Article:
What Mike Lazerow Got Wrong About Third-Party Facebook Apps

The Real Truth About Collapsed Posts and EdgeRank

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Earlier this week Buddy Media CEO Mike Lazerow wrote a byline about the use of 3rd-party apps to publish to Facebook and how they affect engagement. Unfortunately, instead of being clarifying and constructive, the byline has led to questions and confusion. I like Mike, and here at my company Vitrue we're competitors with Buddy in the social marketing software space. But I'm concerned that some of his data was misrepresented and some of his assumptions were presented as facts. I hope this byline allows me to respectfully clarify some things that have brought confusion to the marketplace.

The AdAge.com byline is in response to a report claiming using 3rd-party applications hurts your EdgeRank score and potentially reduces your engagement due to the consolidation of posts. Quick definitions: EdgeRank Checker is a tool for managing Facebook exposure and determining if and where your posts appear in users' news feeds. Consolidation is when multiple posts are "collapsed" into a single object.

According to both our experiences and most industry experts, Facebook does not collapse posts by 3rd-party APIs in "Top News," which is the default tab for most users. It only happens on the "Most Recent" tab. The byline doesn't clarify this important point. Generalizing that consolidation happens across the board is incorrect, and conclusions are being drawn based on a smaller subset of users.

Since "Most Recent" is a timeline of every post by friends and "Liked" pages, EdgeRank appears to have no bearing whatsoever on posts that have been collapsed and appear in "Most Recent."

Next there's the question of whether post consolidation itself is a bad thing or negative for brands. The byline makes a sweeping assumption users will not click on a branded link that references additional posts by the brand, but fails to back that up with any data. Real-time posts are not collapsed; post-consolidation just elevates prior posts made by a brand. In fact, branded-consolidation is actually a beneficial way for older posts that would normally get buried far down in the timeline on the "Most Recent" tab to be seen, enjoy extended life and get engagement. Without it, users would have to scroll back hundreds of screenfolds to see non-consolidated data. To call consolidation a negative is either opinion or wishful thinking, but we have data to the contrary.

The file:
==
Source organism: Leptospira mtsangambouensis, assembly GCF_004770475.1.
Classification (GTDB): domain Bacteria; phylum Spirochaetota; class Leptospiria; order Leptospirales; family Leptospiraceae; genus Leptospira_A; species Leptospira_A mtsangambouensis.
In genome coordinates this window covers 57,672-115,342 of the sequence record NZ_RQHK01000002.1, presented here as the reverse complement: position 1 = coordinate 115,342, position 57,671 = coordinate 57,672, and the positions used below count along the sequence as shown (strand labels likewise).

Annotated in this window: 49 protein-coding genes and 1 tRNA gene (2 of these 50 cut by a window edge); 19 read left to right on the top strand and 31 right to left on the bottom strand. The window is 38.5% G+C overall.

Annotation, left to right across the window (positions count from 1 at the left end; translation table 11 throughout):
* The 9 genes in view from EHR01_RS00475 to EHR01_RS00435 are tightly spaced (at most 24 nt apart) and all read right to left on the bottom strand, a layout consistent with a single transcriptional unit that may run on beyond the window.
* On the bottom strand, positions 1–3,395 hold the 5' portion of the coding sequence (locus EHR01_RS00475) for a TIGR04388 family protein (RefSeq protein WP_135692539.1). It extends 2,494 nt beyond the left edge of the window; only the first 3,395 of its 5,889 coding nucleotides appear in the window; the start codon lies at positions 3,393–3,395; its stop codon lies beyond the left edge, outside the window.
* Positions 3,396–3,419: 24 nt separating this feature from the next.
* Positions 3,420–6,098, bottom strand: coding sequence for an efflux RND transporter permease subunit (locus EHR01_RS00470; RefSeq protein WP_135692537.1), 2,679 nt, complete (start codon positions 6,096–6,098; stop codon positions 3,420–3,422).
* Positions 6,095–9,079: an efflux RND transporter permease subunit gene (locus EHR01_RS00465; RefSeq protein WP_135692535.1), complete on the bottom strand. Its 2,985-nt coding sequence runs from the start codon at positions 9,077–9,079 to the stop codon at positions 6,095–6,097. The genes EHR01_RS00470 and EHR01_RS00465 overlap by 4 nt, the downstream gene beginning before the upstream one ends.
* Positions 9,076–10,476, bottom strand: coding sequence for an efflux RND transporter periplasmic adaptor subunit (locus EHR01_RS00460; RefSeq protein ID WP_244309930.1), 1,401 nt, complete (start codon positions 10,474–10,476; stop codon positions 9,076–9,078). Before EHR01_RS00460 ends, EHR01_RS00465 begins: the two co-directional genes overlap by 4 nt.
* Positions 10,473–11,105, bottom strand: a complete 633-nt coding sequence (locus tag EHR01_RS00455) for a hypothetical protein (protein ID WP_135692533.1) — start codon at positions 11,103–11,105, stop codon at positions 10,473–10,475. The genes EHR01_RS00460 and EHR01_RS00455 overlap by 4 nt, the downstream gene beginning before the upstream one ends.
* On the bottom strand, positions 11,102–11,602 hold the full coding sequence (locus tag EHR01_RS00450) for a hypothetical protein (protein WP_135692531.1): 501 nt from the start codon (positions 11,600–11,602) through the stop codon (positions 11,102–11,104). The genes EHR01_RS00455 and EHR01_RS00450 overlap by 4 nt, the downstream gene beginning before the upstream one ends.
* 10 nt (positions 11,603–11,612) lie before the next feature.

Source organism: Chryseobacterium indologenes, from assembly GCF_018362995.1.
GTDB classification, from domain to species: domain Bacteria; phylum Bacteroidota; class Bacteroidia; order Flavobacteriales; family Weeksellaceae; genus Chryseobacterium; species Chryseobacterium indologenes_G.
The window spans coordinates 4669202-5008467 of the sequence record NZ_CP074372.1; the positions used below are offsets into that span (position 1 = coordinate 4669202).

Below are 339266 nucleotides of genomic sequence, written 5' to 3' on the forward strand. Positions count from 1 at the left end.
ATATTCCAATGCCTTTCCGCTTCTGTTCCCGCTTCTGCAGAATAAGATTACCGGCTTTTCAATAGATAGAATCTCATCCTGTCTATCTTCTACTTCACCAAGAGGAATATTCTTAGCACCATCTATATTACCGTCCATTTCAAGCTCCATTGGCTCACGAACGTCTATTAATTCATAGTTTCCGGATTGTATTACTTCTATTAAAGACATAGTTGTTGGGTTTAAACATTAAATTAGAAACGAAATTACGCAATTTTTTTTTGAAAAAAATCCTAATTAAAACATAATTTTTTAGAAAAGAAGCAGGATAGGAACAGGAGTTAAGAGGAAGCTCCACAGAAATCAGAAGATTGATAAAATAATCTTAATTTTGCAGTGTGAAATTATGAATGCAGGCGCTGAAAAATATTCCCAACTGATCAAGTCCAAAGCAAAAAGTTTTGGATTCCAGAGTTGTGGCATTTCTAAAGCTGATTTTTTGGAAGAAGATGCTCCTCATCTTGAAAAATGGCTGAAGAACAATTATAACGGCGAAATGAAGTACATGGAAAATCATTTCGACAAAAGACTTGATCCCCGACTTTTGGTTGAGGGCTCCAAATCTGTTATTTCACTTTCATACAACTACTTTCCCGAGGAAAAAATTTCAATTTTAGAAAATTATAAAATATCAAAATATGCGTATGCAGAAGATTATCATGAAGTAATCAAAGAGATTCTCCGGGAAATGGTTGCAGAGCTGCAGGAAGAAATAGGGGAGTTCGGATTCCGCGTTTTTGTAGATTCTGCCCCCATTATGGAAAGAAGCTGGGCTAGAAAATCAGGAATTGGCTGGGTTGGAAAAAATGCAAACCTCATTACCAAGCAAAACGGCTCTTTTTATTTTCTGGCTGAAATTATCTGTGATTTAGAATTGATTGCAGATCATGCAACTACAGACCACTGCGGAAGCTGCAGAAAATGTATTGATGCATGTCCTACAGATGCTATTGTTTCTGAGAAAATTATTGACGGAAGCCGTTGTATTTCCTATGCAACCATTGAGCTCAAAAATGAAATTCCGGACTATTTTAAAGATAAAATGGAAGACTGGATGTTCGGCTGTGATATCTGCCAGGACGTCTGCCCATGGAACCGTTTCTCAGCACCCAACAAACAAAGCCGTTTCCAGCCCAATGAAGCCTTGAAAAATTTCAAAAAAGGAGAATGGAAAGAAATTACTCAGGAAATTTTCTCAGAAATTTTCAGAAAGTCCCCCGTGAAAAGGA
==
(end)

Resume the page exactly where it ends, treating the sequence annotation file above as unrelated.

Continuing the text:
Additionally, there is a usability argument to be made that consolidation is a plus when Facebook is accessed via mobile devices. The "view more posts from X brand" message functions almost like an action link to access additional information, and clearly consolidates a brand's messaging in an easy-to-read, one-stop format. That could prove crucial for mobile Facebook access, which according to Facebook more than 250 million users currently access Facebook via mobile, and that number is expected to increase as mobile smartphone devices are projected to skyrocket during the next four years.

Another issue I have with the byline is that Mike is using engagement metrics to communicate a post's visibility to the user. As most of us know, measurement of a post's visibility to a user is called "impressions," but that 's an entirely separate metric than engagement. We have evidence our branded App ID performs as well as or better than posting via the native Facebook platform in terms of impressions, as well as garnering strong engagement. So given that branded App ID's, in our experiences, do not harm performance, I'd certainly rather have a post coming from my brand vs. a generic, non-branded "publisher."

I'm all for discussion about social marketing strategies that are debatable and propel our industry forward. But the misuse of data, a lack of understanding of measurement practices, and stating opinion and assumption as fact, does not positively add to the debate nor help brand marketers.

ABOUT THE AUTHOR
Reggie Bradford is CEO of Vitrue, which provides social marketing software to global brands to manage their social communities.
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